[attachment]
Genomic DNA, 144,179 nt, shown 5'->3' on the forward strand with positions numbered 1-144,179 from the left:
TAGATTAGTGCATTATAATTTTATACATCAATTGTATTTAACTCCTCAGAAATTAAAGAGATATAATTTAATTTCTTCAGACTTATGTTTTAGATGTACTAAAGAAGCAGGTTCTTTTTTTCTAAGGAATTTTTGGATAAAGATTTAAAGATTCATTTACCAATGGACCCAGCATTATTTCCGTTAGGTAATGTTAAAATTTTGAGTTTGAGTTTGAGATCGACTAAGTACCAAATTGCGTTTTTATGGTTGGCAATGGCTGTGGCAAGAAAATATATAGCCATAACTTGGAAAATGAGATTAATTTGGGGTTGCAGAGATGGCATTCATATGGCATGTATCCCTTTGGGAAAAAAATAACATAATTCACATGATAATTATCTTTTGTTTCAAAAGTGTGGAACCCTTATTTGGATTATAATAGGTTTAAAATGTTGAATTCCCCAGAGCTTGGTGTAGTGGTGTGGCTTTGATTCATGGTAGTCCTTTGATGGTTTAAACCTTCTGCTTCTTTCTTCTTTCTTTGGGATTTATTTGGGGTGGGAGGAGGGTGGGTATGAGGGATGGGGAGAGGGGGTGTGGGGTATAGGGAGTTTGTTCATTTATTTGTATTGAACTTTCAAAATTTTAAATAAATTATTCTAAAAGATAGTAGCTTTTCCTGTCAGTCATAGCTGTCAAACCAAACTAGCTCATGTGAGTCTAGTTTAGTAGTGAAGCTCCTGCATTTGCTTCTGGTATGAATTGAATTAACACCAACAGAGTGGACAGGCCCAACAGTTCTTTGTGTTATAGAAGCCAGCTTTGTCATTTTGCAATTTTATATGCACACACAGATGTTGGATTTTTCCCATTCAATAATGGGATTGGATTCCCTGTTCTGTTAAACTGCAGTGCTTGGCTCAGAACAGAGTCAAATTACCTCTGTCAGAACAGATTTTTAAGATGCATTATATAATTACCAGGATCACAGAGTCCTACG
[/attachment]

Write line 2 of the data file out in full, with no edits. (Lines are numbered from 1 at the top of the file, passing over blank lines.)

TAGATTAGTGCATTATAATTTTATACATCAATTGTATTTAACTCCTCAGAAATTAAAGAGATATAATTTAATTTCTTCAGACTTATGTTTTAGATGTACTAAAGAAGCAGGTTCTTTTTTTCTAAGGAATTTTTGGATAAAGATTTAAAGATTCATTTACCAATGGACCCAGCATTATTTCCGTTAGGTAATGTTAAAATTTTGAGTTTGAGTTTGAGATCGACTAAGTACCAAATTGCGTTTTTATGGTTGGCAATGGCTGTGGCAAGAAAATATATAGCCATAACTTGGAAAATGAGATTAATTTGGGGTTGCAGAGATGGCATTCATATGGCATGTATCCCTTTGGGAAAAAAATAACATAATTCACATGATAATTATCTTTTGTTTCAAAAGTGTGGAACCCTTATTTGGATTATAATAGGTTTAAAATGTTGAATTCCCCAGAGCTTGGTGTAGTGGTGTGGCTTTGATTCATGGTAGTCCTTTGATGGTTTAAACCTTCTGCTTCTTTCTTCTTTCTTTGGGATTTATTTGGGGTGGGAGGAGGGTGGGTATGAGGGATGGGGAGAGGGGGTGTGGGGTATAGGGAGTTTGTTCATTTATTTGTATTGAACTTTCAAAATTTTAAATAAATTATTCTAAAAGATAGTAGCTTTTCCTGTCAGTCATAGCTGTCAAACCAAACTAGCTCATGTGAGTCTAGTTTAGTAGTGAAGCTCCTGCATTTGCTTCTGGTATGAATTGAATTAACACCAACAGAGTGGACAGGCCCAACAGTTCTTTGTGTTATAGAAGCCAGCTTTGTCATTTTGCAATTTTATATGCACACACAGATGTTGGATTTTTCCCATTCAATAATGGGATTGGATTCCCTGTTCTGTTAAACTGCAGTGCTTGGCTCAGAACAGAGTCAAATTACCTCTGTCAGAACAGATTTTTAAGATGCATTATATAATTACCAGGATCACAGAGTCCTACG